Global Navigation Satellite Systems (GNSS) is a term used to collectively describe satellite-based positioning and timing systems. The Global Positioning System (GPS), operated by the United States Department of Defense, is perhaps the most well-know and widely used GNSS. The sub-meter accuracy of its position solution has revolutionized road, rail, air, and marine transportation systems worldwide. Its timing function is the de-facto "heart beat" for clocks around the globe in support of operations such as time-stamping of banking transactions and synchronizing electrical frequency on interconnected power grids. If GNSS receivers capable of generating a position solution with centimeter accuracy were widely available, they would push the GNSS-revolution in ground transportation even further as an enabler of safety enhancements such as ubiquitous lane-departure warning systems, driver-assist systems, and enhanced stability-control systems.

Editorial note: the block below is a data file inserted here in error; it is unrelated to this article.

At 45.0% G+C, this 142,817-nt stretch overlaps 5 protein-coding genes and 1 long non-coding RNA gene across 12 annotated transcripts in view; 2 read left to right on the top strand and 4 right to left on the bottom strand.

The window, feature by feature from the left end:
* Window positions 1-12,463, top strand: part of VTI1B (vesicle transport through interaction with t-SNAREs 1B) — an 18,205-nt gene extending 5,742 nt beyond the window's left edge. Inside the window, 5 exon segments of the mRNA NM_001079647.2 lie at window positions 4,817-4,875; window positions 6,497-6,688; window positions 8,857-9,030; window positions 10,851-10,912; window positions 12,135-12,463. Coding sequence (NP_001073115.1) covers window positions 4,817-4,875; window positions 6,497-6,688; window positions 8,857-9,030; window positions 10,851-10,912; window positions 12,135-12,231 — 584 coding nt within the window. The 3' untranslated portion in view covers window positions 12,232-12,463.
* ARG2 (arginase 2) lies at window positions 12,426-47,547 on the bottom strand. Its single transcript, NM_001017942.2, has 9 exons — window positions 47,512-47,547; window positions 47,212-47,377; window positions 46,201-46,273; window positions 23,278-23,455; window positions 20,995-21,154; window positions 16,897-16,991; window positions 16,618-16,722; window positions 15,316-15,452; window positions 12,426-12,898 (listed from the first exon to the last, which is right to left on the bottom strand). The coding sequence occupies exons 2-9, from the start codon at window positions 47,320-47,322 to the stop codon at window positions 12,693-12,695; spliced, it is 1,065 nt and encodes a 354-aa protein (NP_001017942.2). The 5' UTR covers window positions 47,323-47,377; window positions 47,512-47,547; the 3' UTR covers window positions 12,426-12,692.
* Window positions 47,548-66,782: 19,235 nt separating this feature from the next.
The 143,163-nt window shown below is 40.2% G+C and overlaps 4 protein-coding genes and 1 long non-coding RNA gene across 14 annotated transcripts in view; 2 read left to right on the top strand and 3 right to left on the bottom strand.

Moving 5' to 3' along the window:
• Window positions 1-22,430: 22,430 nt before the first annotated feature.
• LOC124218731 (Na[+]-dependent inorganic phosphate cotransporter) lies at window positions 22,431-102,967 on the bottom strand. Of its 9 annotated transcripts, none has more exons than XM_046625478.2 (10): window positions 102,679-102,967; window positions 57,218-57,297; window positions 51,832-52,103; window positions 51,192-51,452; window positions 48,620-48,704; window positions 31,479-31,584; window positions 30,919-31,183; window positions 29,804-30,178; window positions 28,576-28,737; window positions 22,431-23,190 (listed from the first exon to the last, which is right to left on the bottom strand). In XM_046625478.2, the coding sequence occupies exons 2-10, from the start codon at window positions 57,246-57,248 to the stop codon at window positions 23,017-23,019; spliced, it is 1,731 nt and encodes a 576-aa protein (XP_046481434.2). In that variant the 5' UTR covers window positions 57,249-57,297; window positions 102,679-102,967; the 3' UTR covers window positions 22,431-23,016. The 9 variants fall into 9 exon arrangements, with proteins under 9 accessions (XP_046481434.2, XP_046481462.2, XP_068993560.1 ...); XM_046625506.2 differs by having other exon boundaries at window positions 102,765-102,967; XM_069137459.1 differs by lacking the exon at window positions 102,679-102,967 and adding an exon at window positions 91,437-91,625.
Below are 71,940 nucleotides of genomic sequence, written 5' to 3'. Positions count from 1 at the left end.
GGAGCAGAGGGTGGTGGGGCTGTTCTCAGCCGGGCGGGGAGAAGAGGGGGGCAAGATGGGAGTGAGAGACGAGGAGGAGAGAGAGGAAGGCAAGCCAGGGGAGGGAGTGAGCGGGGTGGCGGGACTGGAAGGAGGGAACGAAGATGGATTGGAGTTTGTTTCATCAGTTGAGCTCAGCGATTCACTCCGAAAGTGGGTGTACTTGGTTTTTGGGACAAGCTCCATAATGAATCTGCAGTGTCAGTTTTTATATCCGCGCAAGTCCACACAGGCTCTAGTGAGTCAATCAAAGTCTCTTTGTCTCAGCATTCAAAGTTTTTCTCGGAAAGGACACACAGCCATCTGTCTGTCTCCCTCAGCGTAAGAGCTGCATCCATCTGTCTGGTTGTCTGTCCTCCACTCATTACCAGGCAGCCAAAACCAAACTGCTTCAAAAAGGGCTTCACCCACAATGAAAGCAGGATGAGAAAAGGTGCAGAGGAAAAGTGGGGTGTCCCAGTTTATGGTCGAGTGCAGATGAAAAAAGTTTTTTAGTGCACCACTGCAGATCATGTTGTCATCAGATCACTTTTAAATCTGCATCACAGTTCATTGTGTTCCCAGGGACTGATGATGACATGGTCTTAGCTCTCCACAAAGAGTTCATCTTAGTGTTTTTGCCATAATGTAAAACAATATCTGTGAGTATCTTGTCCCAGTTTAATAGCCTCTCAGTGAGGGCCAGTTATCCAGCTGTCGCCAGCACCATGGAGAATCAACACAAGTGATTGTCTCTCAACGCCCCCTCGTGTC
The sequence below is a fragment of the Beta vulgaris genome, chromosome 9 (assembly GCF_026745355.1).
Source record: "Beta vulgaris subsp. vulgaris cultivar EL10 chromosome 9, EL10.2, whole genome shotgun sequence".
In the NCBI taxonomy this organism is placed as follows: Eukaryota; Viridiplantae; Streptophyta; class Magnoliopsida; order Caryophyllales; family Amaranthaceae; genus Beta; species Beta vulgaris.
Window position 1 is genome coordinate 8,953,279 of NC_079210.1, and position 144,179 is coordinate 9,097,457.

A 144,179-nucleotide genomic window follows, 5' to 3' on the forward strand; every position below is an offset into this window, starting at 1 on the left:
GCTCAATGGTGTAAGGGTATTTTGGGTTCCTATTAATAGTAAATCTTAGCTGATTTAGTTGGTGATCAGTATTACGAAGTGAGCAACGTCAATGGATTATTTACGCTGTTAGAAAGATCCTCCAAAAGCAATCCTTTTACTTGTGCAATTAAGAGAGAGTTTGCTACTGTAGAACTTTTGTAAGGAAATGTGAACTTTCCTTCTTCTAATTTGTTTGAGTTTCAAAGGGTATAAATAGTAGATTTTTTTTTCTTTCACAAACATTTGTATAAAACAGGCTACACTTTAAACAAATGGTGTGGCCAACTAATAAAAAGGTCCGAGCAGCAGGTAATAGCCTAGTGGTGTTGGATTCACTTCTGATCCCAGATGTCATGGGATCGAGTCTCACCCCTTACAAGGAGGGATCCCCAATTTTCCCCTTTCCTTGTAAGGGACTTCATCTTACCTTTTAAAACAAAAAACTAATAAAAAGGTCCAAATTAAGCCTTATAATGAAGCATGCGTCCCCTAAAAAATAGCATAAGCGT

Centimeter-level accuracy in GNSS is achieved using a complex algorithm known as Real-Time Kinematic (RTK) processing. RTK-capable receivers require precisely calibrated antennas to receive the signals transmitted by the GNSS satellites. In addition, they must receive and process corrections from a ground network of GNSS receivers. This makes RTK-capable receivers costly (in excess of $10,000) and bulky, making them unsuitable for cost- and size-sensitive automotive applications.
GNSS equipment manufactures have started advertising inexpensive (less than $1,000) and compact RTK-capable receivers, but data supporting this claim is not publicly available. This project provided an independent performance assessment in realistic settings encountered in transportation applications.